An Oxford hotelier has said he understands why businesses are afraid of speaking out against the Low Traffic Neighbourhoods (LTNs) and traffic filters.

Jeremy Mogford, the owner of Old Bank Hotel in High Street and Old Parsonage Hotel in Banbury Road, said people in Oxford were starting to hear about the “first repercussions of the policy to introduce LTNs and traffic filters".

Oxfordshire County Council approved plans for six traffic filters in Oxford at the end of 2022 and these filters will be implemented from January 2024.

Mr Mogford said: “We are seeing the effects of the first implementation of LTNs in Cowley Road.

“I know a lot of businesses which are frightened of the repercussions of expressing their views.

“A lot of the university colleges are frightened of expressing their views on the traffic filters because they are concerned about the repercussions from their students who may disapprove.”

Mr Mogford’s hospitality group The Oxford Collection donated as much as £5,000 to a Go Fund Me appeal which aims to raise money so the introduction of the filters can be legally challenged.

But it comes after Mr Mogford has come under scrutiny recently due to his comments linking the Holocaust with Low Traffic Neighbourhoods (LTNs).

READ MORE: Oxford traffic filters fundraiser to mount legal challenge

The filters will block access to St Cross Road, Thames Street, St Clement’s and Hythe Bridge Street seven days a week from 7am to 7pm.

The ‘Stop Oxford’s Traffic Filters’ fundraiser has so far raised £52,700 of the £80,000 goal.

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Mr Mogford said the issue was that businesses in Oxford were never properly consulted about new traffic reduction measures.

He said: “We have not been consulted and at no time have councillors come and said this is what we are thinking and what do you think?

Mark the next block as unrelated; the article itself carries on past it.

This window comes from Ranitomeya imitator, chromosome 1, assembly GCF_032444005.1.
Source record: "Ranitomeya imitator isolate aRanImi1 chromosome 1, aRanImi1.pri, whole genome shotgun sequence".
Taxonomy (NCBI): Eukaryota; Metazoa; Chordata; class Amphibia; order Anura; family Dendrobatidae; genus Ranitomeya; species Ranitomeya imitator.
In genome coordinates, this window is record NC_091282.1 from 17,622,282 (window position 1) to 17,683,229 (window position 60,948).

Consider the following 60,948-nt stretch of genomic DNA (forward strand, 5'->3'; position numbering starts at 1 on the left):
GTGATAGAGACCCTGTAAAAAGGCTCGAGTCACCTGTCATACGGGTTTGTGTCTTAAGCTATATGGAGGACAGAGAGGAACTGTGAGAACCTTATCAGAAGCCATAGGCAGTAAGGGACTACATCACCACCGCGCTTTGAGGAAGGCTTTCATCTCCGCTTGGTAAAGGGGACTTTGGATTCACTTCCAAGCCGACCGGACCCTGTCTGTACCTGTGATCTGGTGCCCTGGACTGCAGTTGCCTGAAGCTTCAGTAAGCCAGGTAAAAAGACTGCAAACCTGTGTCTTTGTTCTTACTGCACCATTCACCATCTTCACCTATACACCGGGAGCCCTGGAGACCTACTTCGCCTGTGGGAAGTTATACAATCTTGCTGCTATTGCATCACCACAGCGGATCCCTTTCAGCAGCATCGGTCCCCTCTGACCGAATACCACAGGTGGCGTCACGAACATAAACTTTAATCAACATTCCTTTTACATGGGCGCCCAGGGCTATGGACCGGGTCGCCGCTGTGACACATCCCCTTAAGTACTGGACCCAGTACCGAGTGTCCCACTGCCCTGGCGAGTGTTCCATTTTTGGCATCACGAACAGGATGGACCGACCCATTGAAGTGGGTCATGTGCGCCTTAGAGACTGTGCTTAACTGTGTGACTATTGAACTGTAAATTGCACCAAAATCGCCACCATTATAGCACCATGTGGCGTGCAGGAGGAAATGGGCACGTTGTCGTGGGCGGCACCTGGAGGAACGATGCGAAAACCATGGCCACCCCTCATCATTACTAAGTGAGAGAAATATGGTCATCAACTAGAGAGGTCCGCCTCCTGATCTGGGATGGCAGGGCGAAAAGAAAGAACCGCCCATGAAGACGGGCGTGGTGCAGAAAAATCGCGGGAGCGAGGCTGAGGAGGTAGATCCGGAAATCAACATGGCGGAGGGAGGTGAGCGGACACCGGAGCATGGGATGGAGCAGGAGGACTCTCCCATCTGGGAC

“It was a very hard consultation to answer and express one’s true views.

“They have ignored the consultation and I don’t think the council is putting business first.”

The main criticism Mr Mogford levelled at Oxfordshire County Council was that councillors who didn’t live in Oxford were legislating without listening to the businesses and people who lived in the city.

He explained: “Councillors from outside Oxford are the ones who are legislating for what is going to happen in the centre of Oxford and affect people who live in Oxford.

“That is wrong in itself.

“There is a steam rolling of their vision for the centre of Oxford which is taking precedence over what we as businesses might think.”

READ MORE: Oxford hotelier apologises after Holocaust comments

Mr Mogford also expressed the “concern” that far-right activists who attended the anti-LTN protest on Broad Street were taking away attention from the genuine concerns of small business owners.

He added: “This bandwagon which we saw part of on the Saturday is definitely muddying the water.”

Mr Mogford said the traffic reduction measures had made Oxford a less attractive destination for people to visit compared to other cities such as Bath.

He said: “It is too difficult to get into. You can’t park if you come by car.

"This has grown existentially over the years, and I care about Oxford which is why I stuck my head above the parapet.”

Mr Mogford, who is also a member of the Oxford Business Action Group, said the main issue was Oxfordshire County Council not having a “real vision". 

He added: “I am very happy to debate with anyone.”

A spokesperson for Oxfordshire County Council said: “The traffic filters are a part of the Central Oxfordshire Travel Plan, a strategy that sets out a range of schemes intended to tackle Oxford’s issues with traffic congestion and air quality and promote active travel.

"The consultation was intended to understand how people feel about the proposals and clearly identify concerns and benefits raised by responders, to best inform the decision-making process.

"It is important to recognise that a public consultation is not a vote, but an opportunity to gather a range of insights, views and feedback on proposals before any decisions are made.

"We have received and continue to receive a breadth of feedback including concerns and recommendations in relation to the traffic filters including from residents, business owners and visitors to the city.

"Although the online consultation has now closed we encourage people to continue sharing their feedback with us.”